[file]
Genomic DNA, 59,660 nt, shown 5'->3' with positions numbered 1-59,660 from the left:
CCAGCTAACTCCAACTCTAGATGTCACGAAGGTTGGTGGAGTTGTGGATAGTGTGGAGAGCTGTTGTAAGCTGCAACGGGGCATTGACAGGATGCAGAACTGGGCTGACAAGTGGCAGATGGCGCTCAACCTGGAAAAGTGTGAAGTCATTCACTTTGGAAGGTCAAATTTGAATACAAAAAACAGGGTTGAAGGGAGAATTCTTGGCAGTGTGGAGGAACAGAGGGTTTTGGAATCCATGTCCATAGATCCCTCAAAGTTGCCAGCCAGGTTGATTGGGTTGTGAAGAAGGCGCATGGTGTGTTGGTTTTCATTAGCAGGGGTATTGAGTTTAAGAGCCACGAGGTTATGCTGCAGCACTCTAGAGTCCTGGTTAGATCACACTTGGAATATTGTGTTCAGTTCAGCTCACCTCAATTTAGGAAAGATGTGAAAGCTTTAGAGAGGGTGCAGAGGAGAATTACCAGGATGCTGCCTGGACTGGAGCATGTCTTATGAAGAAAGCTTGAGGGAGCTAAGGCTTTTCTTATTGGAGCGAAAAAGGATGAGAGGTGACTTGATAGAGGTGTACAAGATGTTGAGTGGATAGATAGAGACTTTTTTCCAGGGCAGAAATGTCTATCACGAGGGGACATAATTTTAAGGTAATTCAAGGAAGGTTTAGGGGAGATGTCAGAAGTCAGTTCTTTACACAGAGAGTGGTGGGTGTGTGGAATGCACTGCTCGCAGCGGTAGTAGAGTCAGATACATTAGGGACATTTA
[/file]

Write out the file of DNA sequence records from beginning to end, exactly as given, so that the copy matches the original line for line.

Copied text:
Genomic DNA, 59,660 nt, shown 5'->3' with positions numbered 1-59,660 from the left:
CCAGCTAACTCCAACTCTAGATGTCACGAAGGTTGGTGGAGTTGTGGATAGTGTGGAGAGCTGTTGTAAGCTGCAACGGGGCATTGACAGGATGCAGAACTGGGCTGACAAGTGGCAGATGGCGCTCAACCTGGAAAAGTGTGAAGTCATTCACTTTGGAAGGTCAAATTTGAATACAAAAAACAGGGTTGAAGGGAGAATTCTTGGCAGTGTGGAGGAACAGAGGGTTTTGGAATCCATGTCCATAGATCCCTCAAAGTTGCCAGCCAGGTTGATTGGGTTGTGAAGAAGGCGCATGGTGTGTTGGTTTTCATTAGCAGGGGTATTGAGTTTAAGAGCCACGAGGTTATGCTGCAGCACTCTAGAGTCCTGGTTAGATCACACTTGGAATATTGTGTTCAGTTCAGCTCACCTCAATTTAGGAAAGATGTGAAAGCTTTAGAGAGGGTGCAGAGGAGAATTACCAGGATGCTGCCTGGACTGGAGCATGTCTTATGAAGAAAGCTTGAGGGAGCTAAGGCTTTTCTTATTGGAGCGAAAAAGGATGAGAGGTGACTTGATAGAGGTGTACAAGATGTTGAGTGGATAGATAGAGACTTTTTTCCAGGGCAGAAATGTCTATCACGAGGGGACATAATTTTAAGGTAATTCAAGGAAGGTTTAGGGGAGATGTCAGAAGTCAGTTCTTTACACAGAGAGTGGTGGGTGTGTGGAATGCACTGCTCGCAGCGGTAGTAGAGTCAGATACATTAGGGACATTTA